I'm a father, manager, programmer, scrum master, geek, & movie lover.

The Next AppleTV

Apple’s cost *could* be as little as $394. Yes, that’s close to the retail cost of a lot of 32” LCD TVs, but still at least $100 less than the best ones available.What about remote controls?Remote controls (yes, even Harmony Remotes), are a nightmare right now, and the current AppleTV remote is no exception. Unlike GoogleTV and every TV that has ‘widgets’ built-in, Apple’s new remote will be as easy to use as the old pre-remote CRT televisions; yes, the ones where you had to get up out of the chair, and turn the knobs. Touch interfaces make this possible, as evidenced by countless youtube videos of babies using iPads & iPhones. The new AppleRemote will take the form of a very stripped down iOS touch-screen device. I believe this device is the cause of all the “iPhone Nano” rumours. It’s not a phone or an iPod Touch — it’s a remote. A dedicated iOS remote device makes sense because iPhones & iPod Touches tend to leave the room as people leave the room. Inevitably, someone’s left with no way to control the screen. With a dedicated remote, that won’t be a problem. It will only be able to run apps from the new AppleTV ChannelStore. It will have a very weak graphics card, just enough to render UIs, and tell the AppleTV itself what to do. Because the remote offloads all the hard work to the AppleTV, it will have amazing battery life. It won’t come with the regular suite of iOS apps, and because it’s designed to be shared, it won’t come with the email app either. It won’t have much built-in storage; no cameras; no sensors; no headphone jack or speakers. The only thing it has lots of, is minimalism. It will have Wi-Fi for downloading ChannelApps & controlling the AppleTV. Unlike regular apps, all Channel Apps will do is display an interface. They don’t actually display the video. The remote will tell the AppleTV what video to display, and the AppleTV will grab the stream directly from the internet. The interface that displays on the remote will probably be limited to 2D or simple 3D, and an on-screen keyboard will pop-up when required. It will be very much like a physical remote, but more flexible. This is what makes it so usable. If that sounds crazy, here’s an example of it from real life: It will work very similar to adventure games on the Nintendo DS — you manage your inventory etc on the lower screen (remote) while you actually see what’s happening on the upper screen (AppleTV). The Nintendo DS has been the number one portable for years, and I’m sure Apple knows that and will capitalize on it. Want another example? This one comes from the AppStore!? Yep. Check out the game “Real Racing 2 HD” on the iPad2. When you connect the iPad to an HDTV, you see the racetrack’s layout on the iPad, and you control the game using the iPad, but you actually see what’s happening on the TV. The iPad is effectively just a really big remote control. AppleTV episodes won’t contain advertisements/commercials (at least not in the traditional sense/manner), because it detracts from the video watching experience. Downloads of complete commercial-less seasons TV, and the increase in demand for TV-on-DVD are evidence of that. Apple will implement some kind of innovative business model around this strategy. Yes, TV is extremely competitive market, BUT this AppleTV strategy drive sales of iOS devices (to use as remotes), and content revenue from apps, and increase the iOS developer adoption. Selling the actual devices at or near cost (as they do with the iPad) will help keep competition at bay for forseeable future. When you look at the TV market like this, it seems just as ripe for disruption as the cellular market was before the iPhone. People knew an Apple Phone was coming, but nobody foresaw the effects it would have on the mobile landscape.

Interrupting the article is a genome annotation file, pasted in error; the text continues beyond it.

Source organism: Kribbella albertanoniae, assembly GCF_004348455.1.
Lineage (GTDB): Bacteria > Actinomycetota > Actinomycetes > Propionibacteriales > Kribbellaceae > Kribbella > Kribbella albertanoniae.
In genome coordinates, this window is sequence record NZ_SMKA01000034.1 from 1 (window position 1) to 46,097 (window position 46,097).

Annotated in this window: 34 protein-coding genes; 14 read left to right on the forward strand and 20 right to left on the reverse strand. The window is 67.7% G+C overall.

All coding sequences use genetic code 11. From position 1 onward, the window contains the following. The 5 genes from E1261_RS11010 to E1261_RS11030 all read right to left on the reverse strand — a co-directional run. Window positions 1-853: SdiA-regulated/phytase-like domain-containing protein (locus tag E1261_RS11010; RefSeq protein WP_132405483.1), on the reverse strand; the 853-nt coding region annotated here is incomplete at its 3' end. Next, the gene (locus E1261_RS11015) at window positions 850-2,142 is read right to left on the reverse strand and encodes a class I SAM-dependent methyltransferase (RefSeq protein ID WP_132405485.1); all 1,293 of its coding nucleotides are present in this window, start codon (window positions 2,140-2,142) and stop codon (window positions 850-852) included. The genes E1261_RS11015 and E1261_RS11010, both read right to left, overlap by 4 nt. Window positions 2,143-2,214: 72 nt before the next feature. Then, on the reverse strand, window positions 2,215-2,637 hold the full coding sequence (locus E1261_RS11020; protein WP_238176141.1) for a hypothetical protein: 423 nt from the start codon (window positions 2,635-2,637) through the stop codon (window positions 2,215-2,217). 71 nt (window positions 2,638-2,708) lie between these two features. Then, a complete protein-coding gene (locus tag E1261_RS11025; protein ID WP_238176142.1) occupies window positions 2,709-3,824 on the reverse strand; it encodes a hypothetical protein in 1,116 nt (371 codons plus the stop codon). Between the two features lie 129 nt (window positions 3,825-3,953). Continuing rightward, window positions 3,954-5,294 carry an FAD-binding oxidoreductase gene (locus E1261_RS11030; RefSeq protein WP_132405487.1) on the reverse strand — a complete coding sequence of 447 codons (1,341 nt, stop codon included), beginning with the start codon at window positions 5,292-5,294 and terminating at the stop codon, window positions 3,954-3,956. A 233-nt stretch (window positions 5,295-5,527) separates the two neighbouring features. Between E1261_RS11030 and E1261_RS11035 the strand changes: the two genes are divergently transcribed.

Comments from my old blog:

Derek Martin said: My friend Zaid pointed out that my math is wrong. I increased both the length AND width by 10x, giving a 100X increase in pixels, not a 10X increase. Oops! I still think they might support 2x 1080p, which wold be 3840x2160. Apple originally said the iPhone4 was “Retina” because at the distance you normally hold a phone, you could no longer see the pixels. Well, we sit much further from TVs than we do from phones. Maybe 2x 1080p would be dense enough to qualify a TV as a Retina display.

Interestingly, one of the default desktop background images that ships with OS X Lion measures 3800x2000. Maybe “Retina” will be coming to the Desktop and the TV at the same time. Tim Ricchuiti seems to think so - at 2011-04-22 19:24:03

Ian said: Their new data centre is a little mysterious. At the bare minimum, I see a limited free version of MobileMe, with, at least, contacts and calendar syncing hosted from there. And from what I understand, none of the iTunes content is served from their servers right now, so they might just start using their own servers for that as well. I would love them to get better content deals, a la Netflix. I don’t think the current $1 to rent, $2+ to buy is a good model. Netflix has a much better model, in my opinion (certainly it is used much more than iTunes).

In terms of resolution, there is no way they’ll up it to anything above 1080p in the short term because of Internet bandwidth. I would pass my 60 GB cap with one movie. Plus, you can’t see the extra pixels from 8 feet back, unless you’ve got a gigantic tv. For 30-35 inch TVs, 720p is “retina” already (in that you can’t see the pixels).

I am doubtful they will enter the tv market in the short term. I think the Apple tv is their answer. It’s cheap enough that people will get one on a whim. I strongly expect an app store for it though. I think that will be the next thing. All the video apps for iOS will be able to write apps for it in a couple of weeks. at 2011-04-20 15:07:06